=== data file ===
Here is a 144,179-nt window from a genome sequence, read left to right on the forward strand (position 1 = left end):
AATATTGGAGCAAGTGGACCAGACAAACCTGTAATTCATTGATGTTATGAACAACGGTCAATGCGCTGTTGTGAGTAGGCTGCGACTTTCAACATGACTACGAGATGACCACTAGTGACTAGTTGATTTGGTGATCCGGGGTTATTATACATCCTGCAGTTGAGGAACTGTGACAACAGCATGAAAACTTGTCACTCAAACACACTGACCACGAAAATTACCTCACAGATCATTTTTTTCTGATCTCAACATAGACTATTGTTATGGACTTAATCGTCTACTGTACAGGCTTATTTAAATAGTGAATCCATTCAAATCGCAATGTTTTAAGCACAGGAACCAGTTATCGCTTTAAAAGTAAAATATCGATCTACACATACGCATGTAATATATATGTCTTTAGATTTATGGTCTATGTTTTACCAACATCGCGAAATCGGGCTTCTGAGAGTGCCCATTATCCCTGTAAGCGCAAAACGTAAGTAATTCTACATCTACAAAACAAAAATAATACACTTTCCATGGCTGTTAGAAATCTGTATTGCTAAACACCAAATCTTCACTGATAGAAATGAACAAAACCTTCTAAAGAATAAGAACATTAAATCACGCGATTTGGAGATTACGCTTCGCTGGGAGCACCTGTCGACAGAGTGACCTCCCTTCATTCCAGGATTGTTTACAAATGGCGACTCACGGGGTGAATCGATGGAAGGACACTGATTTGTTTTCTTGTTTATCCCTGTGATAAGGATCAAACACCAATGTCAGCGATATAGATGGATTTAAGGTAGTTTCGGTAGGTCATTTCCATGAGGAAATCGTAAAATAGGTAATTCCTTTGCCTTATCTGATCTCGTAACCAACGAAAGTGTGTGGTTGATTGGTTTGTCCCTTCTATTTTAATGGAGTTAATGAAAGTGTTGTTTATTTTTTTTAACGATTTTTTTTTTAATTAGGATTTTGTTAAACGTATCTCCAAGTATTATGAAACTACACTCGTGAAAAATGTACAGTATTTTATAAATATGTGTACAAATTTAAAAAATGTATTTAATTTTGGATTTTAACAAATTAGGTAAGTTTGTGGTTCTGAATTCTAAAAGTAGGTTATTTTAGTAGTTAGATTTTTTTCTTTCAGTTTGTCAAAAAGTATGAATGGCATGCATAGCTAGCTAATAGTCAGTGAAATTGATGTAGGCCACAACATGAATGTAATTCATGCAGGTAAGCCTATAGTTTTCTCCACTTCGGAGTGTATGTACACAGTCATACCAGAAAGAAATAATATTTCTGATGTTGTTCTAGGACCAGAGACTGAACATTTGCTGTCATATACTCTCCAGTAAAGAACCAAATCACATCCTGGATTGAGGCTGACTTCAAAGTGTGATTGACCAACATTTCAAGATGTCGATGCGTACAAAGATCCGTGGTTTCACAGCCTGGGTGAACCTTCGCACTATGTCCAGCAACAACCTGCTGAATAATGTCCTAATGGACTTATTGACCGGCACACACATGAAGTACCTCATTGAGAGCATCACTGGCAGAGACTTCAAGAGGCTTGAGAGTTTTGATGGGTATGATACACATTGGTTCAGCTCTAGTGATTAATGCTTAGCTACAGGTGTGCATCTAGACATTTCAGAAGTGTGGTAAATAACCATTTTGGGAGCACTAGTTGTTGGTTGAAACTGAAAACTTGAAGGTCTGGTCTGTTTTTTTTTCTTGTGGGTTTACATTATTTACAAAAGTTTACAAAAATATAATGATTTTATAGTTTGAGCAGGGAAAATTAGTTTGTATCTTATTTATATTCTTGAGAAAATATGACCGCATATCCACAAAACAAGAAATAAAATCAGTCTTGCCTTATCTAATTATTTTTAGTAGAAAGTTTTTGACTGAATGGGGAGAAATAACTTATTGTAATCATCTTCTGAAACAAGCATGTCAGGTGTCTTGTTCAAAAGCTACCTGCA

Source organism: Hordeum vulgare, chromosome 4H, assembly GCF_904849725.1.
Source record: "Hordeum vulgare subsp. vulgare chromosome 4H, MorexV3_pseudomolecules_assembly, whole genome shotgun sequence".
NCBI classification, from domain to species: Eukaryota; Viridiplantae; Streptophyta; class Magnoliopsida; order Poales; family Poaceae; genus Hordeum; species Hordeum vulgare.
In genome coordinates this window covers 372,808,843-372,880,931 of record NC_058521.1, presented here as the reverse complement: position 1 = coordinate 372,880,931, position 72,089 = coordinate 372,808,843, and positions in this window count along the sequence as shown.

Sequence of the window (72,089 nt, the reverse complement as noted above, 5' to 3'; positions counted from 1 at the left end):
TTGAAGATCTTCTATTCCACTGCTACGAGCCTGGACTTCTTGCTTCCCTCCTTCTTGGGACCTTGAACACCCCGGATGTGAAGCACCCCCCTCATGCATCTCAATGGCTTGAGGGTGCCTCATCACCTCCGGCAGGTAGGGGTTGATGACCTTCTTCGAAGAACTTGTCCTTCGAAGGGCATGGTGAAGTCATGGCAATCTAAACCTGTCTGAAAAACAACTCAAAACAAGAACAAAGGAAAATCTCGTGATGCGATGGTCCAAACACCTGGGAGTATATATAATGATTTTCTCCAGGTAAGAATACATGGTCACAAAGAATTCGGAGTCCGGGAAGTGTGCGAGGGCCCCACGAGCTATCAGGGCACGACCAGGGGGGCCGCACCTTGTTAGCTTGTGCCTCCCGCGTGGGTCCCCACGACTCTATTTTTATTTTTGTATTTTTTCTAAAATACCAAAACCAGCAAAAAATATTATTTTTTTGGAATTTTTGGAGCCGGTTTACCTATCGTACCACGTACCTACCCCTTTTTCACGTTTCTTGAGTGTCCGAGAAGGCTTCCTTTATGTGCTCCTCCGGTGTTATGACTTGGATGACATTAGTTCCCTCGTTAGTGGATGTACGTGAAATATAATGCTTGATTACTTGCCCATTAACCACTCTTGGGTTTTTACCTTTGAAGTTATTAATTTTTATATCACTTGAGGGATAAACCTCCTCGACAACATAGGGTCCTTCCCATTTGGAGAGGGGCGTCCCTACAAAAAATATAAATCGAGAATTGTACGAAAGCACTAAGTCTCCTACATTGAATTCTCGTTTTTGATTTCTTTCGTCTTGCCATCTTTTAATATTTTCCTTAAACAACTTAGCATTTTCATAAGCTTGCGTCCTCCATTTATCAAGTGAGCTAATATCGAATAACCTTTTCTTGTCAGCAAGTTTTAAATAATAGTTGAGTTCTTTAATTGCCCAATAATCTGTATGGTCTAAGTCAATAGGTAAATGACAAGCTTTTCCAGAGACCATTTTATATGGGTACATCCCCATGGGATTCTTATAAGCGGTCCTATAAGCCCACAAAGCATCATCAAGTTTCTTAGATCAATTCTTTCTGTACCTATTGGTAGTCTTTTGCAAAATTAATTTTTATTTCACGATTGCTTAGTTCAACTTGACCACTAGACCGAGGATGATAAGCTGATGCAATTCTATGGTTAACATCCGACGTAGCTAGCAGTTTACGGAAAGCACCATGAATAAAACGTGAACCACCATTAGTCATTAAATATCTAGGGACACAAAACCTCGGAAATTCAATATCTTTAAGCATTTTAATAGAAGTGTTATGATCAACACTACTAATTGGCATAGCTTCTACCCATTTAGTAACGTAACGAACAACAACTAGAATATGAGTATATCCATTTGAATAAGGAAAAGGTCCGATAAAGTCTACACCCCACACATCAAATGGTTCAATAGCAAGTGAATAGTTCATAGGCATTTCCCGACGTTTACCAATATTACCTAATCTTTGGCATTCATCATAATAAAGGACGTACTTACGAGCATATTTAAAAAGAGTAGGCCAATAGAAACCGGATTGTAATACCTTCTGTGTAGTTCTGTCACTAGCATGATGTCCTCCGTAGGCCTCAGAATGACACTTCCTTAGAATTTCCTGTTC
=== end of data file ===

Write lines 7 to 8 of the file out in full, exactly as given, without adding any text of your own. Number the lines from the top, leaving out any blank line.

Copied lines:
Sequence of the window (72,089 nt, the reverse complement as noted above, 5' to 3'; positions counted from 1 at the left end):
TTGAAGATCTTCTATTCCACTGCTACGAGCCTGGACTTCTTGCTTCCCTCCTTCTTGGGACCTTGAACACCCCGGATGTGAAGCACCCCCCTCATGCATCTCAATGGCTTGAGGGTGCCTCATCACCTCCGGCAGGTAGGGGTTGATGACCTTCTTCGAAGAACTTGTCCTTCGAAGGGCATGGTGAAGTCATGGCAATCTAAACCTGTCTGAAAAACAACTCAAAACAAGAACAAAGGAAAATCTCGTGATGCGATGGTCCAAACACCTGGGAGTATATATAATGATTTTCTCCAGGTAAGAATACATGGTCACAAAGAATTCGGAGTCCGGGAAGTGTGCGAGGGCCCCACGAGCTATCAGGGCACGACCAGGGGGGCCGCACCTTGTTAGCTTGTGCCTCCCGCGTGGGTCCCCACGACTCTATTTTTATTTTTGTATTTTTTCTAAAATACCAAAACCAGCAAAAAATATTATTTTTTTGGAATTTTTGGAGCCGGTTTACCTATCGTACCACGTACCTACCCCTTTTTCACGTTTCTTGAGTGTCCGAGAAGGCTTCCTTTATGTGCTCCTCCGGTGTTATGACTTGGATGACATTAGTTCCCTCGTTAGTGGATGTACGTGAAATATAATGCTTGATTACTTGCCCATTAACCACTCTTGGGTTTTTACCTTTGAAGTTATTAATTTTTATATCACTTGAGGGATAAACCTCCTCGACAACATAGGGTCCTTCCCATTTGGAGAGGGGCGTCCCTACAAAAAATATAAATCGAGAATTGTACGAAAGCACTAAGTCTCCTACATTGAATTCTCGTTTTTGATTTCTTTCGTCTTGCCATCTTTTAATATTTTCCTTAAACAACTTAGCATTTTCATAAGCTTGCGTCCTCCATTTATCAAGTGAGCTAATATCGAATAACCTTTTCTTGTCAGCAAGTTTTAAATAATAGTTGAGTTCTTTAATTGCCCAATAATCTGTATGGTCTAAGTCAATAGGTAAATGACAAGCTTTTCCAGAGACCATTTTATATGGGTACATCCCCATGGGATTCTTATAAGCGGTCCTATAAGCCCACAAAGCATCATCAAGTTTCTTAGATCAATTCTTTCTGTACCTATTGGTAGTCTTTTGCAAAATTAATTTTTATTTCACGATTGCTTAGTTCAACTTGACCACTAGACCGAGGATGATAAGCTGATGCAATTCTATGGTTAACATCCGACGTAGCTAGCAGTTTACGGAAAGCACCATGAATAAAACGTGAACCACCATTAGTCATTAAATATCTAGGGACACAAAACCTCGGAAATTCAATATCTTTAAGCATTTTAATAGAAGTGTTATGATCAACACTACTAATTGGCATAGCTTCTACCCATTTAGTAACGTAACGAACAACAACTAGAATATGAGTATATCCATTTGAATAAGGAAAAGGTCCGATAAAGTCTACACCCCACACATCAAATGGTTCAATAGCAAGTGAATAGTTCATAGGCATTTCCCGACGTTTACCAATATTACCTAATCTTTGGCATTCATCATAATAAAGGACGTACTTACGAGCATATTTAAAAAGAGTAGGCCAATAGAAACCGGATTGTAATACCTTCTGTGTAGTTCTGTCACTAGCATGATGTCCTCCGTAGGCCTCAGAATGACACTTCCTTAGAATTTCCTGTTC